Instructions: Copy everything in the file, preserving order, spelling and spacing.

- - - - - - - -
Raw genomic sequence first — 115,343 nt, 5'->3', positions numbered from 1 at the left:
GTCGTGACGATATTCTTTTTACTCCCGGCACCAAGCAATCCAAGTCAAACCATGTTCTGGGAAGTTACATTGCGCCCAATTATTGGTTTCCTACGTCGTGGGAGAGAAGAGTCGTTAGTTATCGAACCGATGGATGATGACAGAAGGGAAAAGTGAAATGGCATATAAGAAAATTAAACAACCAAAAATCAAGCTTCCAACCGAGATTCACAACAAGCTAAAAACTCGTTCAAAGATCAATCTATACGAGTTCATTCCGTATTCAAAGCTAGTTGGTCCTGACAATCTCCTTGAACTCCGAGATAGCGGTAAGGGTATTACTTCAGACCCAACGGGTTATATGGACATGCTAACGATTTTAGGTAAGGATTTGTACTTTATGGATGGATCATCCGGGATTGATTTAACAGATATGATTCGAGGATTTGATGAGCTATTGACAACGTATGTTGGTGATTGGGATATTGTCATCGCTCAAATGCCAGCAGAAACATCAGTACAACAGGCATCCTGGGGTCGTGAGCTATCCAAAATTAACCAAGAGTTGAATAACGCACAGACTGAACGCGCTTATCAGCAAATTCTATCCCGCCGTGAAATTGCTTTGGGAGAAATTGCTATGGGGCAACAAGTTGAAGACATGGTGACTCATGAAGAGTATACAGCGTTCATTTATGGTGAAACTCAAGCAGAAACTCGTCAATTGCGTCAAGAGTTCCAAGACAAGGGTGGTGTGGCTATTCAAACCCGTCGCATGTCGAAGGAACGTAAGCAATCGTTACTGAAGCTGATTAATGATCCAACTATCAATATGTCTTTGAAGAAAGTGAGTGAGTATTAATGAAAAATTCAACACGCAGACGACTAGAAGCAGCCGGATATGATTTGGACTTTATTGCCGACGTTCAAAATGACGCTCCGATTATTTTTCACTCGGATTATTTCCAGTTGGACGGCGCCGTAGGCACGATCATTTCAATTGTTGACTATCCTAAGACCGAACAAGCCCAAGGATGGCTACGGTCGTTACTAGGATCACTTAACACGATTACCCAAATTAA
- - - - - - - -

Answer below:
Raw genomic sequence first — 115,343 nt, 5'->3', positions numbered from 1 at the left:
GTCGTGACGATATTCTTTTTACTCCCGGCACCAAGCAATCCAAGTCAAACCATGTTCTGGGAAGTTACATTGCGCCCAATTATTGGTTTCCTACGTCGTGGGAGAGAAGAGTCGTTAGTTATCGAACCGATGGATGATGACAGAAGGGAAAAGTGAAATGGCATATAAGAAAATTAAACAACCAAAAATCAAGCTTCCAACCGAGATTCACAACAAGCTAAAAACTCGTTCAAAGATCAATCTATACGAGTTCATTCCGTATTCAAAGCTAGTTGGTCCTGACAATCTCCTTGAACTCCGAGATAGCGGTAAGGGTATTACTTCAGACCCAACGGGTTATATGGACATGCTAACGATTTTAGGTAAGGATTTGTACTTTATGGATGGATCATCCGGGATTGATTTAACAGATATGATTCGAGGATTTGATGAGCTATTGACAACGTATGTTGGTGATTGGGATATTGTCATCGCTCAAATGCCAGCAGAAACATCAGTACAACAGGCATCCTGGGGTCGTGAGCTATCCAAAATTAACCAAGAGTTGAATAACGCACAGACTGAACGCGCTTATCAGCAAATTCTATCCCGCCGTGAAATTGCTTTGGGAGAAATTGCTATGGGGCAACAAGTTGAAGACATGGTGACTCATGAAGAGTATACAGCGTTCATTTATGGTGAAACTCAAGCAGAAACTCGTCAATTGCGTCAAGAGTTCCAAGACAAGGGTGGTGTGGCTATTCAAACCCGTCGCATGTCGAAGGAACGTAAGCAATCGTTACTGAAGCTGATTAATGATCCAACTATCAATATGTCTTTGAAGAAAGTGAGTGAGTATTAATGAAAAATTCAACACGCAGACGACTAGAAGCAGCCGGATATGATTTGGACTTTATTGCCGACGTTCAAAATGACGCTCCGATTATTTTTCACTCGGATTATTTCCAGTTGGACGGCGCCGTAGGCACGATCATTTCAATTGTTGACTATCCTAAGACCGAACAAGCCCAAGGATGGCTACGGTCGTTACTAGGATCACTTAACACGATTACCCAAATTAA